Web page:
The psychological wellbeing of midwives can be linked to the safety and quality of maternity care. As such, work-related psychological distress in midwifery populations must be addressed in order to meet the United Nation’s Sustainable Development Goals for maternal health. Earlier research maps out a global vision, using telemedicine and e/mHealth for the design and development of an online intervention designed to support midwives in work-related psychological distress. This paper outlines how the evidence and theory-based design of such an intervention has been secured via a narrative review, a critical realist review, a 2-round Delphi study and a mixed-methods systematic review of the literature. Findings suggest that this online intervention should be designed to provide anonymity and confidentiality for midwives seeking support online. 24-hour mobile access, effective moderation, an online discussion forum, and additional legal, educational, and therapeutic components are also indicated for collation in a ‘One stop shop’ online. Additionally, a simple user assessment may be used to identify those people deemed to be at risk of causing harm. The comprehensive design for this particular intervention is outlined using a validated checklist and guide. This particular design has been informed by the pathways disclosure model and the revised transactional model of occupational stress and coping. This research has been guided by the Medical Research Council’s framework for developing complex interventions. Future research in this field is also suggested. Should this intervention be developed and tested more widely, both midwives and maternity service users may experience safer, more productive and higher-quality maternity care.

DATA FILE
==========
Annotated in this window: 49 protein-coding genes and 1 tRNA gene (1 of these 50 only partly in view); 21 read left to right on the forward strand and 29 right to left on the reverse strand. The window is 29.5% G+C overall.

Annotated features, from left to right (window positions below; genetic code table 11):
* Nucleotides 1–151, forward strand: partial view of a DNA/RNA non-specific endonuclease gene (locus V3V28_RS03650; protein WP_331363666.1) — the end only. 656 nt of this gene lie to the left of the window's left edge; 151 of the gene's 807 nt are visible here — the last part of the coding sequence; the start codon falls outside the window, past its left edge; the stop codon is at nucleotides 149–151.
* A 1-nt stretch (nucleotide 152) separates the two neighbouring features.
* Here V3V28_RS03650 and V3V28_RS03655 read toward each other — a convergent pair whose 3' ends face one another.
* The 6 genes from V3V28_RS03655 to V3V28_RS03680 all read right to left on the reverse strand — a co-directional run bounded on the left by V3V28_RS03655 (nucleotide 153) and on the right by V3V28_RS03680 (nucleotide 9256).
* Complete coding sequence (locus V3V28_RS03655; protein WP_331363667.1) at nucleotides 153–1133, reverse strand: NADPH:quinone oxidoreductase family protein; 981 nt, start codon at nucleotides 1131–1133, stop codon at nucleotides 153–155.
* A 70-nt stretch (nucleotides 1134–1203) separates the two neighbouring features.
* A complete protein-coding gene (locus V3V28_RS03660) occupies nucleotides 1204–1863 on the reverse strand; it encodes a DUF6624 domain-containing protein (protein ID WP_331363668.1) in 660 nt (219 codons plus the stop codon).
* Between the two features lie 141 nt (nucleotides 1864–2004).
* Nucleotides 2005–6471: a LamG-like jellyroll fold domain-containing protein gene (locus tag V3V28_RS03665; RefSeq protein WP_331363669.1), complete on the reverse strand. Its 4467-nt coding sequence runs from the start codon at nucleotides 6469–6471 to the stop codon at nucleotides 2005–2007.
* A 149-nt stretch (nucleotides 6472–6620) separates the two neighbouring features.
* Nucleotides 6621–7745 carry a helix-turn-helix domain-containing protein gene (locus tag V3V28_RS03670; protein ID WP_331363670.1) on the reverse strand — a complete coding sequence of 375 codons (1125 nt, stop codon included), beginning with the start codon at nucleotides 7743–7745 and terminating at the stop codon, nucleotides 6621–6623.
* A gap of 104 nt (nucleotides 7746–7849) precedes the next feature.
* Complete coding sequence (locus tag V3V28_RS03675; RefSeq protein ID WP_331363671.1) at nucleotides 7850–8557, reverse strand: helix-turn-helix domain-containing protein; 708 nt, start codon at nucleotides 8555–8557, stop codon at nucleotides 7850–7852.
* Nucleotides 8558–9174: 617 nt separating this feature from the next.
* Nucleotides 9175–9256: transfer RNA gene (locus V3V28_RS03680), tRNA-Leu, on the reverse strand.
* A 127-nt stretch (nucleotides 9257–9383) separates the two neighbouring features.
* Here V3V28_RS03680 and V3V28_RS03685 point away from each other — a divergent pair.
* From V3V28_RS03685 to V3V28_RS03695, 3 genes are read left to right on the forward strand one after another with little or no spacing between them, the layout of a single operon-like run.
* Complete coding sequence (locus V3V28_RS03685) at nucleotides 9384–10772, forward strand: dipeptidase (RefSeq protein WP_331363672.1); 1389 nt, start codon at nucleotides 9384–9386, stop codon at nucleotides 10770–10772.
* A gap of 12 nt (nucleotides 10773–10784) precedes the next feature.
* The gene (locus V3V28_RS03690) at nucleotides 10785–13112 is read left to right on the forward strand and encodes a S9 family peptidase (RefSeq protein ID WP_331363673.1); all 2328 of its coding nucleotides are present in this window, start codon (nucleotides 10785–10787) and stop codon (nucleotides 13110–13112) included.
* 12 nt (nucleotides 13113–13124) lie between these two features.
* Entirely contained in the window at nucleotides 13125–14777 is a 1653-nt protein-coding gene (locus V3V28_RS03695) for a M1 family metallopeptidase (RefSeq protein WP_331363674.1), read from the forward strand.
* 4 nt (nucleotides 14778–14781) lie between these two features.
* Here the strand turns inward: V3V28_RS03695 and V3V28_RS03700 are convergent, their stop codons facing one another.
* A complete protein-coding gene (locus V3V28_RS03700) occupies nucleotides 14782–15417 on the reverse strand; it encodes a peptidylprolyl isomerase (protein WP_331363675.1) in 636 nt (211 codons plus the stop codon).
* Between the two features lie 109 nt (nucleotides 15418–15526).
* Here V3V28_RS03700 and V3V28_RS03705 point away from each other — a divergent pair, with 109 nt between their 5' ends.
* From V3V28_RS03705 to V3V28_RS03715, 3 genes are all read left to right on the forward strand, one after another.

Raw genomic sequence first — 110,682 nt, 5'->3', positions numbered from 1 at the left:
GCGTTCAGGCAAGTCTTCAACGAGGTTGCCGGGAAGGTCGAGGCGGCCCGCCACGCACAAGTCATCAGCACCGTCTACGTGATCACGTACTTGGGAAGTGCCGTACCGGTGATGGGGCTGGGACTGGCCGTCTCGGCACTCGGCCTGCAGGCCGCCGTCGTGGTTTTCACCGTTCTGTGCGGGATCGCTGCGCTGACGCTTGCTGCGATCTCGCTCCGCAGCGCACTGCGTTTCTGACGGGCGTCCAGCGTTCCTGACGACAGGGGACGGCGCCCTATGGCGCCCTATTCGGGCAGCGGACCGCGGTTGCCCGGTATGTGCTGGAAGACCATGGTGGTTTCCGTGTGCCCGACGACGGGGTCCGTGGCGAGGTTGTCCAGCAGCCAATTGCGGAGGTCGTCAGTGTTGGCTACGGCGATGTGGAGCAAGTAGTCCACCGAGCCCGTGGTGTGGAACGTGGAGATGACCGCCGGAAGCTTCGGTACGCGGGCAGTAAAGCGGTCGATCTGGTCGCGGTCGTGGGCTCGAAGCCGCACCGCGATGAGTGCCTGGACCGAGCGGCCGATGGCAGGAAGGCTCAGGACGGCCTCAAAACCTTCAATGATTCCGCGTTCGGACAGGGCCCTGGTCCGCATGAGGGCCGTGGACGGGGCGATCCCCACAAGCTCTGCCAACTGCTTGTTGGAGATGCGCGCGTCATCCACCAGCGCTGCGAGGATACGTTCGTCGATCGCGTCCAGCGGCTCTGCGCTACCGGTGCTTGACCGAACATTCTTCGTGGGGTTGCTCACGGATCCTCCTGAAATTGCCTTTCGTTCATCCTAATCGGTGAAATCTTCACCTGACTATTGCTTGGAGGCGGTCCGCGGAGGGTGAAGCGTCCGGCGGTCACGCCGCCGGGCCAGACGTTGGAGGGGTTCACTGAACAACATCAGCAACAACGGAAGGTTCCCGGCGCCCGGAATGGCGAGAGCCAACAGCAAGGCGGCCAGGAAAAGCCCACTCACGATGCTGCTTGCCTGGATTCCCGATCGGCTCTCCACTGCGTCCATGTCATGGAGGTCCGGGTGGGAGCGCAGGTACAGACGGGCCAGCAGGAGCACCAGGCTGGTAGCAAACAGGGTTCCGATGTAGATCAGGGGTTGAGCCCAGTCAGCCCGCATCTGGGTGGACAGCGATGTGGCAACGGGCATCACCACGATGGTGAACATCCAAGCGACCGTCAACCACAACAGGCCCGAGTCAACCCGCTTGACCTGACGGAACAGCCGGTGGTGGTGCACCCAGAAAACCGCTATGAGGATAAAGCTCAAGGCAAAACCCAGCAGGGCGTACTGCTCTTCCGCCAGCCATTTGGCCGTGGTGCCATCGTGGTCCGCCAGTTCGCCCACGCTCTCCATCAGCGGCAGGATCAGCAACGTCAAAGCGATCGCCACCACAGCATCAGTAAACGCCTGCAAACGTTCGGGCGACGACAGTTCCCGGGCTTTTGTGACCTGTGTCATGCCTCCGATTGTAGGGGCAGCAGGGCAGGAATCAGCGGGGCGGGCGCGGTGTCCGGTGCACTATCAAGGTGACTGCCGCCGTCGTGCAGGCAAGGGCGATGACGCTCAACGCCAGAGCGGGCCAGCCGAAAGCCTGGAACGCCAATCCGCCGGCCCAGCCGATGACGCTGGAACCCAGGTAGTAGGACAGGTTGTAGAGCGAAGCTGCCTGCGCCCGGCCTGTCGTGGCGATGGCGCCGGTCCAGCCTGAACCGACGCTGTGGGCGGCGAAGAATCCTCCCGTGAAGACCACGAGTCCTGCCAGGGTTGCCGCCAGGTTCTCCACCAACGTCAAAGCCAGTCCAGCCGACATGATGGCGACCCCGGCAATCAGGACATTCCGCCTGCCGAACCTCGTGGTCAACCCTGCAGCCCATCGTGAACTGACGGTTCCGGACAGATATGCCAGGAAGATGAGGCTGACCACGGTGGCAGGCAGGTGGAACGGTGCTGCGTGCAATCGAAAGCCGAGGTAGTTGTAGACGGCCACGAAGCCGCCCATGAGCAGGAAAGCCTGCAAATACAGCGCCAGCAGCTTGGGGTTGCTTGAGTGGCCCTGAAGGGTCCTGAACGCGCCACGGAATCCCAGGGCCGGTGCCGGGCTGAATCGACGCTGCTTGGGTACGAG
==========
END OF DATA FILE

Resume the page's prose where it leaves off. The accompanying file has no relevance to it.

|Number of pages||12|
|Journal||Journal of the International Society for Telemedicine and eHealth|
|Publication status||Published - 2018|
Bibliographical noteThis work is licensed under a Creative Commons Attribution 4.0 International License
- intervention studies
- complex interventions
- work-related stress